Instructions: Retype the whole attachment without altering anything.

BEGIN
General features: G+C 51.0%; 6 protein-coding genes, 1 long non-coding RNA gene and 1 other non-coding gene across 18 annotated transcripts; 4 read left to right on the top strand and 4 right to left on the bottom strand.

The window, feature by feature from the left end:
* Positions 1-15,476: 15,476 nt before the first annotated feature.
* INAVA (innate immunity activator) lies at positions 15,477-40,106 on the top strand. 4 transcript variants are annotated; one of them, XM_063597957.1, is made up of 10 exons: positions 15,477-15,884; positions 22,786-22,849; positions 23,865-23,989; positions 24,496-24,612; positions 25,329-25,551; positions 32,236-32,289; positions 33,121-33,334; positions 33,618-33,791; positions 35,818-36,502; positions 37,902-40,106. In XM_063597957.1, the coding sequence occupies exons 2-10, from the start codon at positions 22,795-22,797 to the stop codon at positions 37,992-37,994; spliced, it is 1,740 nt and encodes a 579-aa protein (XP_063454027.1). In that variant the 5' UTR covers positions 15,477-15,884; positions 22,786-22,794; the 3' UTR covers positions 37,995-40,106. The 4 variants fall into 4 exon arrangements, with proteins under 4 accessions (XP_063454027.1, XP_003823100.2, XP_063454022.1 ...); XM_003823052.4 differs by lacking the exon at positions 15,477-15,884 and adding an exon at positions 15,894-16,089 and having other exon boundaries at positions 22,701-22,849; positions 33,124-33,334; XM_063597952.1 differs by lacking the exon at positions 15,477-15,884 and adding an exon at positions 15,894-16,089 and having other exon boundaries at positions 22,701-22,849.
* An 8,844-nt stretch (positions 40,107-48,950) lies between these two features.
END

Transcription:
General features: G+C 51.0%; 6 protein-coding genes, 1 long non-coding RNA gene and 1 other non-coding gene across 18 annotated transcripts; 4 read left to right on the top strand and 4 right to left on the bottom strand.

The window, feature by feature from the left end:
* Positions 1-15,476: 15,476 nt before the first annotated feature.
* INAVA (innate immunity activator) lies at positions 15,477-40,106 on the top strand. 4 transcript variants are annotated; one of them, XM_063597957.1, is made up of 10 exons: positions 15,477-15,884; positions 22,786-22,849; positions 23,865-23,989; positions 24,496-24,612; positions 25,329-25,551; positions 32,236-32,289; positions 33,121-33,334; positions 33,618-33,791; positions 35,818-36,502; positions 37,902-40,106. In XM_063597957.1, the coding sequence occupies exons 2-10, from the start codon at positions 22,795-22,797 to the stop codon at positions 37,992-37,994; spliced, it is 1,740 nt and encodes a 579-aa protein (XP_063454027.1). In that variant the 5' UTR covers positions 15,477-15,884; positions 22,786-22,794; the 3' UTR covers positions 37,995-40,106. The 4 variants fall into 4 exon arrangements, with proteins under 4 accessions (XP_063454027.1, XP_003823100.2, XP_063454022.1 ...); XM_003823052.4 differs by lacking the exon at positions 15,477-15,884 and adding an exon at positions 15,894-16,089 and having other exon boundaries at positions 22,701-22,849; positions 33,124-33,334; XM_063597952.1 differs by lacking the exon at positions 15,477-15,884 and adding an exon at positions 15,894-16,089 and having other exon boundaries at positions 22,701-22,849.
* An 8,844-nt stretch (positions 40,107-48,950) lies between these two features.